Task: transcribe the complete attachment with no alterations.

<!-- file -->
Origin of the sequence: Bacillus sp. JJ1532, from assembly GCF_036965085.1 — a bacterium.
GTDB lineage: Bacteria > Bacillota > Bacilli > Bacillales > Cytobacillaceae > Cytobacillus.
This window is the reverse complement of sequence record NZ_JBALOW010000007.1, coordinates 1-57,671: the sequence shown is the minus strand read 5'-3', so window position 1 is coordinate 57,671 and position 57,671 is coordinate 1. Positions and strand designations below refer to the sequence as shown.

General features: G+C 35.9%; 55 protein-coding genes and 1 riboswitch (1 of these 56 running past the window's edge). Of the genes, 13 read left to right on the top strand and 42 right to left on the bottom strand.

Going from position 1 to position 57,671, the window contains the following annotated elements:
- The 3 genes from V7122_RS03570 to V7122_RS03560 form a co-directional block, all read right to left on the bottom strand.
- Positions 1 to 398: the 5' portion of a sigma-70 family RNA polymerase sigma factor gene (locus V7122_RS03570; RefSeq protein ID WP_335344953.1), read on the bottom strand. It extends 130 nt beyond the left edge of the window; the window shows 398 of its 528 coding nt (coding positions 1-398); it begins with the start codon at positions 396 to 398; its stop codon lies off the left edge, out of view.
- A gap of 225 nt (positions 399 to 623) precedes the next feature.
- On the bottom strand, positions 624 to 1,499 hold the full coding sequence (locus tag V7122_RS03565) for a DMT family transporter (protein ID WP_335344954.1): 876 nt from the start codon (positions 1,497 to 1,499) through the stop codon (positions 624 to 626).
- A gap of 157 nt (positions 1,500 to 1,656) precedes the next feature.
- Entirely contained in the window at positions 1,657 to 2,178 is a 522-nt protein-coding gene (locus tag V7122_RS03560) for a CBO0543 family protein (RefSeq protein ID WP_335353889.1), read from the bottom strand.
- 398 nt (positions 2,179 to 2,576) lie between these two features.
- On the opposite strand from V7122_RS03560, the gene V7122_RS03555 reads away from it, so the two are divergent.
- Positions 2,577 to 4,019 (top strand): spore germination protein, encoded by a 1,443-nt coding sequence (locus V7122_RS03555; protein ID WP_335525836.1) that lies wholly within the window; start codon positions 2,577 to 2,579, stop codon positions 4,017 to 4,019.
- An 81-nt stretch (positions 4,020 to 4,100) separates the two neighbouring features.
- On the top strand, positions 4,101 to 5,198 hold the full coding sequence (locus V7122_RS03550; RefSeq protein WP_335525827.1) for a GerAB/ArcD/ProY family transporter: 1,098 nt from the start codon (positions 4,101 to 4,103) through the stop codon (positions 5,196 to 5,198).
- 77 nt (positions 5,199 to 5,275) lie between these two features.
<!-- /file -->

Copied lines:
Origin of the sequence: Bacillus sp. JJ1532, from assembly GCF_036965085.1 — a bacterium.
GTDB lineage: Bacteria > Bacillota > Bacilli > Bacillales > Cytobacillaceae > Cytobacillus.
This window is the reverse complement of sequence record NZ_JBALOW010000007.1, coordinates 1-57,671: the sequence shown is the minus strand read 5'-3', so window position 1 is coordinate 57,671 and position 57,671 is coordinate 1. Positions and strand designations below refer to the sequence as shown.

General features: G+C 35.9%; 55 protein-coding genes and 1 riboswitch (1 of these 56 running past the window's edge). Of the genes, 13 read left to right on the top strand and 42 right to left on the bottom strand.

Going from position 1 to position 57,671, the window contains the following annotated elements:
- The 3 genes from V7122_RS03570 to V7122_RS03560 form a co-directional block, all read right to left on the bottom strand.
- Positions 1 to 398: the 5' portion of a sigma-70 family RNA polymerase sigma factor gene (locus V7122_RS03570; RefSeq protein ID WP_335344953.1), read on the bottom strand. It extends 130 nt beyond the left edge of the window; the window shows 398 of its 528 coding nt (coding positions 1-398); it begins with the start codon at positions 396 to 398; its stop codon lies off the left edge, out of view.
- A gap of 225 nt (positions 399 to 623) precedes the next feature.
- On the bottom strand, positions 624 to 1,499 hold the full coding sequence (locus tag V7122_RS03565) for a DMT family transporter (protein ID WP_335344954.1): 876 nt from the start codon (positions 1,497 to 1,499) through the stop codon (positions 624 to 626).
- A gap of 157 nt (positions 1,500 to 1,656) precedes the next feature.
- Entirely contained in the window at positions 1,657 to 2,178 is a 522-nt protein-coding gene (locus tag V7122_RS03560) for a CBO0543 family protein (RefSeq protein ID WP_335353889.1), read from the bottom strand.
- 398 nt (positions 2,179 to 2,576) lie between these two features.
- On the opposite strand from V7122_RS03560, the gene V7122_RS03555 reads away from it, so the two are divergent.
- Positions 2,577 to 4,019 (top strand): spore germination protein, encoded by a 1,443-nt coding sequence (locus V7122_RS03555; protein ID WP_335525836.1) that lies wholly within the window; start codon positions 2,577 to 2,579, stop codon positions 4,017 to 4,019.
- An 81-nt stretch (positions 4,020 to 4,100) separates the two neighbouring features.
- On the top strand, positions 4,101 to 5,198 hold the full coding sequence (locus V7122_RS03550; RefSeq protein WP_335525827.1) for a GerAB/ArcD/ProY family transporter: 1,098 nt from the start codon (positions 4,101 to 4,103) through the stop codon (positions 5,196 to 5,198).
- 77 nt (positions 5,199 to 5,275) lie between these two features.